Southampton University Blimp Experiment: design and build of an autonomous blimp that can track a slowly moving target through an indoor environment
Group Members
Matthew Baker, Korinna Barnard, James Eastham, Ali Hajizadah, Keat Jane Tan, Byron Yew
Supervisors
Dr Ivo Peters, Dr Davide Lasagna
Airships have almost disappeared from use due to their high running costs but have many advantages for certain applications, including lower energy consumption. A blimp is a non-rigid airship that relies on lighter-than-air gas to generate lift. They are ideal for surveillance, recording events or interacting with humans because they are more stable and perceived as friendlier than the conventional multirotor and fixed-wing Unmanned Aerial Vehicle (UAV). The aim of this project is to design and build an autonomous blimp that can track a slowly moving target through an indoor environment. The blimp could be used to follow staff members during an open day or for outreach activities. An object detection programme using real-time colour detection was developed that is capable of running at a high framerate while maintaining an accurate focus on the target. The location of the target is used by the control software to correct the position of the blimp and thrust vectoring is used for increased manoeuvrability with reduced power consumption. The blimp is designed to be lightweight for efficiency with a custom gondola to house the required hardware and an envelope inflated with non-flammable helium to generate lift. The design process involved computational simulations to understand dynamic behaviours and assess feasibility of feedback controllers. An iterative approach was taken to design the gondola with the final design validated through Finite Element Analysis (FEA). Prototyping was vital to test new manufacturing techniques and design concepts. Once manufactured, the assembled gondola was used to validate the developed control software through ground testing.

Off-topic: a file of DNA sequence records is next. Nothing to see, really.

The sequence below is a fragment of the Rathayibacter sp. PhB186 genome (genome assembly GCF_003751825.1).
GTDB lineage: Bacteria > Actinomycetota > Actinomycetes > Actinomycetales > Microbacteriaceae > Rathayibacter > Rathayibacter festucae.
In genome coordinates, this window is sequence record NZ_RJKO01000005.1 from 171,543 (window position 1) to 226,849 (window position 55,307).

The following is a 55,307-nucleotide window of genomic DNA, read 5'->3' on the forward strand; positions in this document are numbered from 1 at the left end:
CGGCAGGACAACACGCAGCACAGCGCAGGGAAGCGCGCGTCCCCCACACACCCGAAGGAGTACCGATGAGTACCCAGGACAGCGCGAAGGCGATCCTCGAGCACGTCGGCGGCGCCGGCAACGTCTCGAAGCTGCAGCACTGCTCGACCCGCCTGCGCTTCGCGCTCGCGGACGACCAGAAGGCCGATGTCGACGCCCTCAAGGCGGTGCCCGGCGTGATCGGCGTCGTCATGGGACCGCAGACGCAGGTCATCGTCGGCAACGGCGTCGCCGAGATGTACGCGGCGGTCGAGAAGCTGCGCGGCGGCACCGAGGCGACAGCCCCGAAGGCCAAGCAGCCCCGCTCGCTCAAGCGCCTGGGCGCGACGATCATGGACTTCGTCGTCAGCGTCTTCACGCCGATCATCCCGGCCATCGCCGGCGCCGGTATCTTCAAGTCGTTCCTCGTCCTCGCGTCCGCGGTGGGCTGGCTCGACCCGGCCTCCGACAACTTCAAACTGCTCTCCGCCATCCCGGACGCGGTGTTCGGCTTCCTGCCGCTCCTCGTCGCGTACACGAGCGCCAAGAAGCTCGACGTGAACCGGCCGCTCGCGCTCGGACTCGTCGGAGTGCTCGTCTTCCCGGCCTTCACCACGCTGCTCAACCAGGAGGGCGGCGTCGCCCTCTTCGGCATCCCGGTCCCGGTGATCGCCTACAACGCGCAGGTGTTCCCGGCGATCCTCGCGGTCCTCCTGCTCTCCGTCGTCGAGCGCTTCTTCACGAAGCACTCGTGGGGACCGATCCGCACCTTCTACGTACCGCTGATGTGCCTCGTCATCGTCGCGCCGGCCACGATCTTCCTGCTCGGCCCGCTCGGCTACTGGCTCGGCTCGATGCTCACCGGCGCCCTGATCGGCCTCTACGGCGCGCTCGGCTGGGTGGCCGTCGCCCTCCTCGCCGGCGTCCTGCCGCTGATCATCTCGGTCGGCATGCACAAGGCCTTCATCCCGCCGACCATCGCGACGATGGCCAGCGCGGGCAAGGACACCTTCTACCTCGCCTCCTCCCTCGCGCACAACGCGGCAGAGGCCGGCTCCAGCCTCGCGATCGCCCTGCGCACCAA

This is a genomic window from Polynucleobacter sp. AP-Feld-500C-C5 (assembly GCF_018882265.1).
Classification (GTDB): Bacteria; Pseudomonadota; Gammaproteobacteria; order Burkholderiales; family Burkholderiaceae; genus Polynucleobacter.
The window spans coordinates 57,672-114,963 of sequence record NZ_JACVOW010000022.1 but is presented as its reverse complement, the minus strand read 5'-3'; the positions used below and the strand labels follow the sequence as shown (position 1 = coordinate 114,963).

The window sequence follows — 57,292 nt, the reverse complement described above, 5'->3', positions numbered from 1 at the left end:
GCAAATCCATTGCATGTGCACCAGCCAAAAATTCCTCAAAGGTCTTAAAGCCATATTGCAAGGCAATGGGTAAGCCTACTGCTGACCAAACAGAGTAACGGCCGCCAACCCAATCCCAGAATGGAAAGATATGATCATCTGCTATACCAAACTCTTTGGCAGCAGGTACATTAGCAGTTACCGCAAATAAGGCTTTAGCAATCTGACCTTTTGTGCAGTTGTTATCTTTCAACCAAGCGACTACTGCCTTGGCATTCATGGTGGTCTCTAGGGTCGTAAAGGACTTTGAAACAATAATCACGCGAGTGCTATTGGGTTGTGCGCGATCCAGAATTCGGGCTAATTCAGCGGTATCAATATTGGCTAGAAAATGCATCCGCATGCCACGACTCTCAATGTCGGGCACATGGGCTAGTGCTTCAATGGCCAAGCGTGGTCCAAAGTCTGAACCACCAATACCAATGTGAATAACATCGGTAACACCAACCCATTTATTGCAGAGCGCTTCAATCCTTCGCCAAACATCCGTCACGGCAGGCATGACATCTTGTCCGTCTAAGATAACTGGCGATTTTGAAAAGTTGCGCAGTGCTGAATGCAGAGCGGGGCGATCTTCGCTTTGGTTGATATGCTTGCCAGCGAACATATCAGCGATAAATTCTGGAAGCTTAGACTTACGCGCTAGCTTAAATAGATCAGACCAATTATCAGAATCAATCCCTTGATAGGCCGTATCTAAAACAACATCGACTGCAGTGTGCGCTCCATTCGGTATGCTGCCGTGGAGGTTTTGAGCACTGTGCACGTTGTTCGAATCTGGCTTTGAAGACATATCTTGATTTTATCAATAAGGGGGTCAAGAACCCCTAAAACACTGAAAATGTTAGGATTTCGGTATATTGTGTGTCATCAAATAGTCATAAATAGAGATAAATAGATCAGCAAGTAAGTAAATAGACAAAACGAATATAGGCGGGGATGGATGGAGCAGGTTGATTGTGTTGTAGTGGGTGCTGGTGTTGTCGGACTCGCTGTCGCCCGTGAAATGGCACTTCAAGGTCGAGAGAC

Top view of gondola
Bottom view of gondola
Proposed system design